Monday, September 26, 2016

Prepping For a Ghost Investigation

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A successful ghost investigation brings you lots of surprises. Sure, there's the investigation and evidence review, but beforehand what your team does set a tone for the evening.

There are many levels of preparation for a ghost investigation, but there are some categories one should consider. 


If you are dealing with a homeowner, there is a code of ethics a mile long involved in this. The first is that you vete the people properly with some background checks and logging their ghostly occurrences for a period of time before you even come to their home. Meet in a public place beforehand to get a survey of them. 

Arrive professionally, ideally in an unmarked vehicle with and without team t-shirts and obvious equipment. These people have to live with questioning neighbors.

Next, do not speak of demons and evil energies to the homeowners upon your first investigation. Do not feed that beast in their minds when you have not been able to evaluate the whole situation. If you are the type that likes to stir up the demon button - either for some side business with someone who cleanses, or you are a pseudo psychic who needs attention by making people scared, then please leave the business.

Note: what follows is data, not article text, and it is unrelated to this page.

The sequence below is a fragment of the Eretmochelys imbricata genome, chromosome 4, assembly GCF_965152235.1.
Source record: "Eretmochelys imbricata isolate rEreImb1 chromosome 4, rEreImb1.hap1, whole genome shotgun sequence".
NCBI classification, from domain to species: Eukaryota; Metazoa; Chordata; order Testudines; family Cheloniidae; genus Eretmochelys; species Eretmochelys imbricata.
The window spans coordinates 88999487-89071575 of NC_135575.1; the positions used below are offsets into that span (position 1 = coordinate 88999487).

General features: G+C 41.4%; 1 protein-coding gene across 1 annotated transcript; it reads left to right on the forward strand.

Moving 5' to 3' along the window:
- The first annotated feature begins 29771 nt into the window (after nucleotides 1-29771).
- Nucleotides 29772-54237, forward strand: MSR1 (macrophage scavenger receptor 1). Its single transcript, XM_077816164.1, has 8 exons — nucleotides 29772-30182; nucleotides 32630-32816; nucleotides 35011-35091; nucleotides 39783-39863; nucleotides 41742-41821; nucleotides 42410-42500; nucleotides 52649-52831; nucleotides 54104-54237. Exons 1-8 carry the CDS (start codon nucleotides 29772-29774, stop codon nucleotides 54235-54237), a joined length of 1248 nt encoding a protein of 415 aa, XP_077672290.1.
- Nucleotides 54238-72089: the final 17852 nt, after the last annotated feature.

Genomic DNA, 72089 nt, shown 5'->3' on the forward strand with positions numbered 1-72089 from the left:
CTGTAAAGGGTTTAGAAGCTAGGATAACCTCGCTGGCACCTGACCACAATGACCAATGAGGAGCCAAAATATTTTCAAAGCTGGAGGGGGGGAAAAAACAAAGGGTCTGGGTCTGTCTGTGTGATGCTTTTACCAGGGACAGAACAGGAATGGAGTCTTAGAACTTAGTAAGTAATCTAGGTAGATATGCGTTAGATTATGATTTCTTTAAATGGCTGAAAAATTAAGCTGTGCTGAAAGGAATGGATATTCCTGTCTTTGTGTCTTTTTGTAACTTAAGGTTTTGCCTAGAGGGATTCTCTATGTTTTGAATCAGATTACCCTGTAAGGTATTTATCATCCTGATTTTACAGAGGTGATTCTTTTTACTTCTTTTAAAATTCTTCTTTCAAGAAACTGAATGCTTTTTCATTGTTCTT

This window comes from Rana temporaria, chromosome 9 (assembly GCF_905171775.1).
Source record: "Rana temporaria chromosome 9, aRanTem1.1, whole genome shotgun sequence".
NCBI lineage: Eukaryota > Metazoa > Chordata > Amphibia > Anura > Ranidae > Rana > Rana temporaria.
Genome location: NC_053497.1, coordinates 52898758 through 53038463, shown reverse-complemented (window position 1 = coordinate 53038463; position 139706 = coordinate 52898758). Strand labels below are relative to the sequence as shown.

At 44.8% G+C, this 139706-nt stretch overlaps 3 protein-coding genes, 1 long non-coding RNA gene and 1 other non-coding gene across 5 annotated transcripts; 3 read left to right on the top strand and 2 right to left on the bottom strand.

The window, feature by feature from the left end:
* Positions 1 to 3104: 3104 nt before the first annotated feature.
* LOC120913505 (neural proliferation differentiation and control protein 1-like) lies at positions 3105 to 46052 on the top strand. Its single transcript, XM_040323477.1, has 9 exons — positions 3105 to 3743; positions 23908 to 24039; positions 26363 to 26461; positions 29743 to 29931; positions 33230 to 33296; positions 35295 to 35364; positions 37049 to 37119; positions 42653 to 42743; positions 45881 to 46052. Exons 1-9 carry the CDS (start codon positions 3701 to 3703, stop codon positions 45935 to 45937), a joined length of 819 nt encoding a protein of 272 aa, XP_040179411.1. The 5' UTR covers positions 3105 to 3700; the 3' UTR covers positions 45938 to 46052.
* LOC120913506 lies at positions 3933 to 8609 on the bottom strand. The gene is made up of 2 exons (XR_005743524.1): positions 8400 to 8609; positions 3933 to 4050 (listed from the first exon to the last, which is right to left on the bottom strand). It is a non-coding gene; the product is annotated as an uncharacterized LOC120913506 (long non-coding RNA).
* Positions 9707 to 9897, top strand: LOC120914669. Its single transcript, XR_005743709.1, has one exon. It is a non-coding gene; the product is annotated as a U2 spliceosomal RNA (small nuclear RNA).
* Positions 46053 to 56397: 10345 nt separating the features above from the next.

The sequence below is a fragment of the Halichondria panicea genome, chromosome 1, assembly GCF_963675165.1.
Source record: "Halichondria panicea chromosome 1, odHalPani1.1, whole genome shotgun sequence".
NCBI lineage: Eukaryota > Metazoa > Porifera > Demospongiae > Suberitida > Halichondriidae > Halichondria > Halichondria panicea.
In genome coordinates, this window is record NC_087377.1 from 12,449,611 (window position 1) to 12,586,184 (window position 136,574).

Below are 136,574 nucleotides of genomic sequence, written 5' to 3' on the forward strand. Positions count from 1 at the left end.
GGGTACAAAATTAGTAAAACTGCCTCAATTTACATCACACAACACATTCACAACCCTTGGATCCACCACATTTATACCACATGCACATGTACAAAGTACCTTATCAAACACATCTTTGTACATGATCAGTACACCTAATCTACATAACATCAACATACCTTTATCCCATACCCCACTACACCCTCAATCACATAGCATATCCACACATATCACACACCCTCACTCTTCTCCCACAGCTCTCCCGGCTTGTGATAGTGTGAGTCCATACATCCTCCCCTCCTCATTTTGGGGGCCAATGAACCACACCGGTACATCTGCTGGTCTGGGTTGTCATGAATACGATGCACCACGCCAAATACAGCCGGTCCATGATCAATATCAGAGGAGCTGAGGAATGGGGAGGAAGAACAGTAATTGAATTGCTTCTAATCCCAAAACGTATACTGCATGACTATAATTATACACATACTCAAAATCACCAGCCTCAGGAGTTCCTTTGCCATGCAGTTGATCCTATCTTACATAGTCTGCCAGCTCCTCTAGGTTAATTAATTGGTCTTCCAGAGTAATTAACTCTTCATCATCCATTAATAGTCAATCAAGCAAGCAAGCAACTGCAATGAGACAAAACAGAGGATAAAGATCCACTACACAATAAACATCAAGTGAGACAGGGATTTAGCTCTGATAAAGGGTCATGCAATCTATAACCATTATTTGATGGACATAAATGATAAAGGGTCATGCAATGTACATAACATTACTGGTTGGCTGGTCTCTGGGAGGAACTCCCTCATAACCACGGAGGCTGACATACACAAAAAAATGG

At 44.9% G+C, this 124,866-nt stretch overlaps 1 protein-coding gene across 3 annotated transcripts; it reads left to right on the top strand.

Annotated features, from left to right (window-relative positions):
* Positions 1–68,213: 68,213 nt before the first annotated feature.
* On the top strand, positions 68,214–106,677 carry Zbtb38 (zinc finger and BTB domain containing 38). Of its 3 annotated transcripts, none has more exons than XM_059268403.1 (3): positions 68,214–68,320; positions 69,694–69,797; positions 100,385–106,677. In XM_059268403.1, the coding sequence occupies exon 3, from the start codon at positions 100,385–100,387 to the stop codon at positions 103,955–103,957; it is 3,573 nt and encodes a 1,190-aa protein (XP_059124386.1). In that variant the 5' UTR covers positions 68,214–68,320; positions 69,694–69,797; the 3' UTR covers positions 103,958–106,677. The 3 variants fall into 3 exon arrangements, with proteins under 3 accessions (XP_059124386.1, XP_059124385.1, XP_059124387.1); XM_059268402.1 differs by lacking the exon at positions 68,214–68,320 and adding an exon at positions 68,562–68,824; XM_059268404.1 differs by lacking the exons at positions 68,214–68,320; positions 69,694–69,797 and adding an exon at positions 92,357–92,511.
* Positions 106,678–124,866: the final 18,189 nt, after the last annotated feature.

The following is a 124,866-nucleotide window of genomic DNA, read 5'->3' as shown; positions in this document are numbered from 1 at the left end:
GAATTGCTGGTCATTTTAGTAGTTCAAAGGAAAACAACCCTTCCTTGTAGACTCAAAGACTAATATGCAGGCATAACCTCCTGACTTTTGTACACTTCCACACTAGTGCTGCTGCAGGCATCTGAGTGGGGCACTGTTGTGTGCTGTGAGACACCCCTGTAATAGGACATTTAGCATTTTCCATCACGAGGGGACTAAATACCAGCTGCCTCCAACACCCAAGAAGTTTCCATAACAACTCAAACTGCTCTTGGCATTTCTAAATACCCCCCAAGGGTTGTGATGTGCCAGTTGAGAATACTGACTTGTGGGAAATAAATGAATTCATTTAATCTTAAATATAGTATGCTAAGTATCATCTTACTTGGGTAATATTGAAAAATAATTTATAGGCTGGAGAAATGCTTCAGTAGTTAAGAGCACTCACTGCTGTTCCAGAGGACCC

No money should exchange hands and you should not reference them to anyone for cleansing or dispatching or any other such services without having had a few chances to study the setting, discuss the findings, and see how they feel. Advising holy water for a non-Catholic is bullshit. Know that. Adhere to that. Follow the homeowner's own belief system or nothing you do will "take."

Professionals do not mess with the homeowner's or historic site's items, do not play with their stuff or rummage through their drawers. They stay on task and leave no damage, no sign they were ever there. 

Real professionals take the time to review evidence, but not feed the client with what it is or is not. They also continue a conversation to check in now and then. They also move the client on to someone else if they did not get the answer they wanted. Do not change your findings to fit what they think is happening.